A year from now you will be able to bet on the Indianapolis 500 – legally – from your seat at the Indianapolis Motor Speedway using your cell phone.
As a matter of fact, if you live anywhere in Indiana you’ll be able to download an app and wager on almost anything in the race, like how many cars Alexander Rossi will pass, will Marco Andretti lead a lap, will Josef Newgarden start in the front row, will Ed Carpenter finish in the top five, or how many cars will finish on the lead lap.
“The legislators that were leaders decided to put all this sports wagering in a big bill, from racinos having table games, to moving casinos off water to a location off an interstate, moving another one to Terre Haute, so we were the flea on the dog,” said Mark Miles, CEO of Hulman & Company who was instrumental in pushing for Indy 500 wagering.
“It passed easily in the General Assembly, and I think it will be very widely accepted. I also think it’s going to help raise our profile.”
Now, this won’t be like going to Churchill Downs and walking up to a betting window, because that will never be allowed.
“The new state law state law allows current licensed operators of casinos and horse racing racinos to offer sports wagering,” continued Miles. “You can’t bet on something like high school sports, but you can bet on motorsports – on-line and on mobile phones.
“We’re going to have prop bets, pre-race wagers and in-race wagering just like they do in the NFL so I think it’s going to be popular.”
The immediate question is how does IMS and IndyCar go about scoring a wager like: how many cars will Graham Rahal pass on the restart?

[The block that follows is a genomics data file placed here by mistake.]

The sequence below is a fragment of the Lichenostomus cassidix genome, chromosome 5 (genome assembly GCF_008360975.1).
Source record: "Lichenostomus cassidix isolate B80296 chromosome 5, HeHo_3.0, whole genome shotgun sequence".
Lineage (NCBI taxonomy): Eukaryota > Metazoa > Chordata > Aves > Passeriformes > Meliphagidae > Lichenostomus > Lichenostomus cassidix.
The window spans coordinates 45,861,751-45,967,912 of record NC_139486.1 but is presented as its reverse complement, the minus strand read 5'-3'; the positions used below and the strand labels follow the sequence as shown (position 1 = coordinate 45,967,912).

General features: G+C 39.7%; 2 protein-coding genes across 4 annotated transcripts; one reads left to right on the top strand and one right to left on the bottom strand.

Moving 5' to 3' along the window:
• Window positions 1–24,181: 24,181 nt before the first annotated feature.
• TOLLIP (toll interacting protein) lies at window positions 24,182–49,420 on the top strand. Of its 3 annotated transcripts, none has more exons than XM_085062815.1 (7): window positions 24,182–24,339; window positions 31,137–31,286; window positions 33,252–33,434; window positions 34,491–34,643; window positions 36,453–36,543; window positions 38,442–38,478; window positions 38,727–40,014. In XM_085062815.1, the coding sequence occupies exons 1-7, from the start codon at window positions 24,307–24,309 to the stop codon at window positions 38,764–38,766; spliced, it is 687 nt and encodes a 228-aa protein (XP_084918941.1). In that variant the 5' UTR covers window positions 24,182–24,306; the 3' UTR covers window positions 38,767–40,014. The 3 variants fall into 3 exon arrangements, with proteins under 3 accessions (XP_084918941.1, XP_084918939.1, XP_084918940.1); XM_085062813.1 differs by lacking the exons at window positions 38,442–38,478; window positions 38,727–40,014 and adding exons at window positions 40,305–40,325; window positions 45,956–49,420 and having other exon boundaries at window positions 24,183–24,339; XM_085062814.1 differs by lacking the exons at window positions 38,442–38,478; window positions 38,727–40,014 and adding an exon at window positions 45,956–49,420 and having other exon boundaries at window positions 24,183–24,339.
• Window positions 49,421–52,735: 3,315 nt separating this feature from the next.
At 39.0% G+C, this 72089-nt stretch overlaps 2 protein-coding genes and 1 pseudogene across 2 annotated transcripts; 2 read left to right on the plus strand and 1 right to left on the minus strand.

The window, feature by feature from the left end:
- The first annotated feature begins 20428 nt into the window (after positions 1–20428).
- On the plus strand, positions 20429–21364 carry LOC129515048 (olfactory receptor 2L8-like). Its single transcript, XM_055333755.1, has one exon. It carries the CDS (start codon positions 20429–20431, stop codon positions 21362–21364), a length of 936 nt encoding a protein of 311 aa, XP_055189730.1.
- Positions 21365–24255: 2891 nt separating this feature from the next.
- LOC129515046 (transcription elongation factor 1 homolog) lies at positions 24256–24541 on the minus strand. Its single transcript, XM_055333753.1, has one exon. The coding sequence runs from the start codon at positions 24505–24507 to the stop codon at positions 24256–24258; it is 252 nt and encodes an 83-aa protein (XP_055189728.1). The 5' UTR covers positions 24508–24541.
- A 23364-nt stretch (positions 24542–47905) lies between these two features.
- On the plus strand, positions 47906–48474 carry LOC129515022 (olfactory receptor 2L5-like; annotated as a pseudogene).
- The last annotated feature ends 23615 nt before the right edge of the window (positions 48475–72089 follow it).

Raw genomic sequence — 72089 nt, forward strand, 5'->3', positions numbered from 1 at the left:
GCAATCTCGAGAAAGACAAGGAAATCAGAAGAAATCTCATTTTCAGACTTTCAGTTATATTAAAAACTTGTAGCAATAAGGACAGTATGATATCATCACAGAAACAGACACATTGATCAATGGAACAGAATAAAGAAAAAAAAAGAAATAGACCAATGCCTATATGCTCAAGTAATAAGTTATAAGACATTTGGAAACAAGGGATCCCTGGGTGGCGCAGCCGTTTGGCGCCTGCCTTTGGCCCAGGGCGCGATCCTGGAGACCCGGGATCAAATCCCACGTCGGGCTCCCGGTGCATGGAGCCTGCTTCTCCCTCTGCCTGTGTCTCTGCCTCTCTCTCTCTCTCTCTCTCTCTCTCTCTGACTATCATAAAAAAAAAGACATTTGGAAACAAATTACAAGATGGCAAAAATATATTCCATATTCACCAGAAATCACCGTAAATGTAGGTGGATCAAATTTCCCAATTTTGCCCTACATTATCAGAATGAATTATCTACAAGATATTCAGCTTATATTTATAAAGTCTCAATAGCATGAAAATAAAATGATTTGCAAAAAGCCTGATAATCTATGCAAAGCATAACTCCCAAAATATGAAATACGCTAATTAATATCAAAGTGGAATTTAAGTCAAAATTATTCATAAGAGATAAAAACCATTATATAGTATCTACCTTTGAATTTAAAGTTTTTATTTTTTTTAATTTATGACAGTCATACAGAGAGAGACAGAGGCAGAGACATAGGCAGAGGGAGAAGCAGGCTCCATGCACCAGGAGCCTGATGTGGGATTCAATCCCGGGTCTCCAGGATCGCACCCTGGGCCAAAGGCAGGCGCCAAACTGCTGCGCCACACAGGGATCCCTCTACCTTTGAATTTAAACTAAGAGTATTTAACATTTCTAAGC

“The technology has to work with absolute accuracy,” asks Miles. “The law would require that in-race betting can only be scored by using our official statistics. Let’s say there’s a bet on who is going to be first at the end of the second lap, and we stack up eight cars in the first turn. Kyle (Novak, race steward) and his people don’t stop the race, but they’ll be gathering data from loops on the track to position the cars in the right order.
“In order to make in-race bets practical, you’ve got to have the right answer – instantaneously – and then get ready for the next restart, where people can bet again.”
The next question? What’s in it for the Speedway and IndyCar, since all the races in the NTT series will be eligible for wagering in Indiana.
“It’s largely about fan engagement, not fan revenue,” Miles replied. “Whether you’re in Gary or the east stands of Pagoda, you’re more engaged with something at stake. The law did not provide that any sport gets piece of action. So what’s our revenue source?
“There will be sponsor opportunities. Let’s say nine places offer bets around the state, and Caesar’s wants to publicize Indy like the Derby, so they would come to us and become promotional partners.
“The other way to make money is data. We want official data to settle bets – how do they get the information? They come to us, they pay us a licensing fee or a flat amount, plus a percent of what we determine the take is.”
Of course IndyCar isn’t offered in most sports books in Las Vegas and only NASCAR gets any kind of weekly action, but it’s minimal compared to stick and ball sports and horse racing.
“Motorsports hasn’t been big in Vegas, but this gives us a chance to engage the casual fan, and somebody like NBC is sorting out its position on gambling,” Miles continued. “Do they want to offer bets on the screen? I mean, the possibilities could be endless.”
As it stands today, it’s unknown whether IndyCar fans in California, Texas, Wisconsin or Ohio will be allowed to wager legally, because every state is going to have its own laws.
But one thing is for sure: there will be lots of new reasons to attend or watch the Indy 500 in 2020.
“We’ll know by September if it’s possible to have arrangements in place for the Brickyard,” said Miles. “Probably not, but we certainly should be next May.”